Unrest spreads in France in response to police brutality

Tuesday evening saw the fourth successive night in France of escalating youth protests and clashes with riot police in the suburbs of Paris and other major cities.

The unrest was immediately triggered by the latest act of police brutality. On Saturday night, a police officer in Villeneuve-la-Garenne, a town in the Hauts-de-Seine department just north of Paris, opened his car door as a 30-year-old motorcyclist passed. The young man suffered a badly broken leg after the incident and remains in hospital.

Video showing the victim spread rapidly on social media, alongside testimony from numerous witnesses indicating the policeman had intentionally opened the door in the motorcycle’s path. The police car was unmarked, and police have acknowledged they did not use their sirens or lights, while also admitting they were trying to stop the victim.

Anis Kesraoui, a friend of the victim’s family, told France Television, “The police car…was not marked ‘police,’ and it was black. The car was stopped at the lights and the bike came up from down there. And here, he [the policeman] deliberately opened the door.” He added, “We can see on the video that the impact is on the interior of the door and not the exterior.”

Other residents who were present at the scene said the officer smelled of alcohol. According to Le Monde, he was a ranked commissioner, of which there are approximately 1,200 in France and over 100 in the Paris region.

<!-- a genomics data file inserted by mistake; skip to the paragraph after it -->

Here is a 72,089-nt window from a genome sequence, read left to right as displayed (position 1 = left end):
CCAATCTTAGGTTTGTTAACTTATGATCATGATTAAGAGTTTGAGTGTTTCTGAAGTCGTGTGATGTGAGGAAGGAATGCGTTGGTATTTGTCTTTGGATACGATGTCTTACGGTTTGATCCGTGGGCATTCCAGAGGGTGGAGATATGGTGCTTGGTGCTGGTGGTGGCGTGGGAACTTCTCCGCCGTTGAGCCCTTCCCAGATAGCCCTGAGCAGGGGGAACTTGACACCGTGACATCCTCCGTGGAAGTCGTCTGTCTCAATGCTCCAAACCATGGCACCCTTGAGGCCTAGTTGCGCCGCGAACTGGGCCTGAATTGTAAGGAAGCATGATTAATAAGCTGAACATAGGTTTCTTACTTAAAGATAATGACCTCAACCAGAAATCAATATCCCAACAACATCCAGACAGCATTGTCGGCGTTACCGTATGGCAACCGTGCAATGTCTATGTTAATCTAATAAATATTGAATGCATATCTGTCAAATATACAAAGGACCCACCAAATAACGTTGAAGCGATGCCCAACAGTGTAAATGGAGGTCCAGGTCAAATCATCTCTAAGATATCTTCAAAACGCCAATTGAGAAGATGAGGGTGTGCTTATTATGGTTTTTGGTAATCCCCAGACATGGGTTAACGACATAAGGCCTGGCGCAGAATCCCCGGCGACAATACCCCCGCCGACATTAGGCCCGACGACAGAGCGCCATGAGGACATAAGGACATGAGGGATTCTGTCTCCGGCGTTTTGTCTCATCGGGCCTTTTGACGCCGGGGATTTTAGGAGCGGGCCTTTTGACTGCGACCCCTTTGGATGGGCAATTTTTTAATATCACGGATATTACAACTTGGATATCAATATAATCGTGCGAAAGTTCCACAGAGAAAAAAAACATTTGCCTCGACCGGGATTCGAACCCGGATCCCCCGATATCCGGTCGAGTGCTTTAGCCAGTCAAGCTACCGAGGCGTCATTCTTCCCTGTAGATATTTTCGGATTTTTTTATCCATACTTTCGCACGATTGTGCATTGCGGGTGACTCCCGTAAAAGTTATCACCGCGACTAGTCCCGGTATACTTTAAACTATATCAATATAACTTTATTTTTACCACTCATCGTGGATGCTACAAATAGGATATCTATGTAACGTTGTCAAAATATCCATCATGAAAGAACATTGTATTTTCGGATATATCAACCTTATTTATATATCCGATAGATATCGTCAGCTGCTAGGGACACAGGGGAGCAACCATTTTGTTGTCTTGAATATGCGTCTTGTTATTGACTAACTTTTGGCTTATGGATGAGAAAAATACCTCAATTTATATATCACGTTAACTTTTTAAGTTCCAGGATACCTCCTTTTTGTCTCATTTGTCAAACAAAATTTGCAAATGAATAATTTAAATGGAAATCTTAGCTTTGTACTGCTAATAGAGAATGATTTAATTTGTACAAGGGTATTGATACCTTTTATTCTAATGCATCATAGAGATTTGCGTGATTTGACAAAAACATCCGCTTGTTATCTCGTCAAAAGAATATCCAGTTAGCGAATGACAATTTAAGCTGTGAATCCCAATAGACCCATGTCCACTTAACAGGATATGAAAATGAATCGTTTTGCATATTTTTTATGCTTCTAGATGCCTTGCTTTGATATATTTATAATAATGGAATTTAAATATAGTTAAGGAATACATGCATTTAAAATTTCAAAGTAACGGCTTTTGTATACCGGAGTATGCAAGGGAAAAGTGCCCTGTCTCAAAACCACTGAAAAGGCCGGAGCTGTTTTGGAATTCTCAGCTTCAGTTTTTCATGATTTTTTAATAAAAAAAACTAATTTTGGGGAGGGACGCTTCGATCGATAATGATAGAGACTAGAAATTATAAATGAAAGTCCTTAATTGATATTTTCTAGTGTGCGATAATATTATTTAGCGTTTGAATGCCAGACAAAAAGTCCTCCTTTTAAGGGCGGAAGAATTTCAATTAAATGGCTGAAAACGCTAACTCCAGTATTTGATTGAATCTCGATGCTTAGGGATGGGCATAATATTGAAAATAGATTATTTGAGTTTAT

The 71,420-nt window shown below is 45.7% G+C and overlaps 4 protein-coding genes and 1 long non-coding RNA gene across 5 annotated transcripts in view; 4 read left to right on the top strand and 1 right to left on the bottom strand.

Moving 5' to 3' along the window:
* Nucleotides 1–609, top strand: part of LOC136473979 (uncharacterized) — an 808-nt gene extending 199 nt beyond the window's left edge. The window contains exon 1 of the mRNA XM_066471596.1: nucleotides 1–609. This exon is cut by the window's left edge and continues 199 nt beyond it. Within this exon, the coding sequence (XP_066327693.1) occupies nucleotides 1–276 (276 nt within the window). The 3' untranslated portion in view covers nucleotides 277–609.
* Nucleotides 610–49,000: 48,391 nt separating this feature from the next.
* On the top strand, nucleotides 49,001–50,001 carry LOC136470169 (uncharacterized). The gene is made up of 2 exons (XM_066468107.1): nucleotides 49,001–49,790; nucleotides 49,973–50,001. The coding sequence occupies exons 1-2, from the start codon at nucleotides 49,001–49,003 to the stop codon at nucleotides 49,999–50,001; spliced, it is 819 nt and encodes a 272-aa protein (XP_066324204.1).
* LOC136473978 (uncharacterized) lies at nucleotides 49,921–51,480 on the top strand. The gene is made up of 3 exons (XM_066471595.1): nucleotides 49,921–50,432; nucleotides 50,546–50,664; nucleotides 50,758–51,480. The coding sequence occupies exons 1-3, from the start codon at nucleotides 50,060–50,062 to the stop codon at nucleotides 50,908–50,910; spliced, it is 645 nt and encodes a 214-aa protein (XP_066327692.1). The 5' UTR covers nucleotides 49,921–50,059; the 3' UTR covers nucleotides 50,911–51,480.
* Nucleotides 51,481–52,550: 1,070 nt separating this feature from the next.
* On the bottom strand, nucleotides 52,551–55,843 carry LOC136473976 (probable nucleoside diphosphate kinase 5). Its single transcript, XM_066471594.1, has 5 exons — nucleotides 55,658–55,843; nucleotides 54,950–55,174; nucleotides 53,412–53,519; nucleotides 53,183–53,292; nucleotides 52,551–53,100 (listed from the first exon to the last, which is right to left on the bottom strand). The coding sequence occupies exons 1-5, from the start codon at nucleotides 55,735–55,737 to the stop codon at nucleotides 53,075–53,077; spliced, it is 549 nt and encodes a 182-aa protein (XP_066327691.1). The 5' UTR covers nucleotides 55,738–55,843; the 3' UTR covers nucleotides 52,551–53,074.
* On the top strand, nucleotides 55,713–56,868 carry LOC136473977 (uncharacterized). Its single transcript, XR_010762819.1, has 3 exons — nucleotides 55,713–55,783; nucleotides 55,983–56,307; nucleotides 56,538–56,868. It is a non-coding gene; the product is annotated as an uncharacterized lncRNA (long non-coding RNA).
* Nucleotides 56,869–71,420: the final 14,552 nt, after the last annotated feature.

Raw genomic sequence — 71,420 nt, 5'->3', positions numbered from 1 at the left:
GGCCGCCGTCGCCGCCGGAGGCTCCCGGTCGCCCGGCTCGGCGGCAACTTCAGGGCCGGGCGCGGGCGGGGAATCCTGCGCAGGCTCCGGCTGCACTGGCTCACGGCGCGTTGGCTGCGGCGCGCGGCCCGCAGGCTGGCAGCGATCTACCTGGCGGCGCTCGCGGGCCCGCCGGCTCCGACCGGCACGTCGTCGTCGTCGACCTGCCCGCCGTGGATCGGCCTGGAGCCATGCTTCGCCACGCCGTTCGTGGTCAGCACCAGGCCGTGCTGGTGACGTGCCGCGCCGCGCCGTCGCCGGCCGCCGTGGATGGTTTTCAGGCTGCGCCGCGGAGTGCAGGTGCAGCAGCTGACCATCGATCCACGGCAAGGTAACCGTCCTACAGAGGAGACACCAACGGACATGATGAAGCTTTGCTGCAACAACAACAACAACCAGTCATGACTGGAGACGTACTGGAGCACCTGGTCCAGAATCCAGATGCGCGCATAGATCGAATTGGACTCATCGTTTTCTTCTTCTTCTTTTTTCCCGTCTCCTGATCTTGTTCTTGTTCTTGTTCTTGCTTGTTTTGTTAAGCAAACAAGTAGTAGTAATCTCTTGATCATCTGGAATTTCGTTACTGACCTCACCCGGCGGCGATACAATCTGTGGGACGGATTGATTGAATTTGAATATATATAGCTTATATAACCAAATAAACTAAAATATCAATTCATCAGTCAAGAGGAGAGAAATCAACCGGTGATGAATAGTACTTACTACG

The police account has shifted. As documented by Libération, an initial police report claimed the officer was standing outside his car and attempted to stop the motorcyclist, who refused and then crashed as he attempted to escape. This claim appears to have been dropped—later accounts admitted the officer was inside his vehicle when the door was opened.

The victim is suing the police for intentional violence. His lawyer, Stéphane Gas, has stated that “my client was returning from his house and the police gave no sign of their presence; they did not even turn on their police light, and there was therefore no refusal to obey police instructions.” He told Libération, “My client is firm on this point. He said: ‘There is no question, I had the right to pass, the door was closed and was opened at the moment I passed by the car. There was no officer outside.’”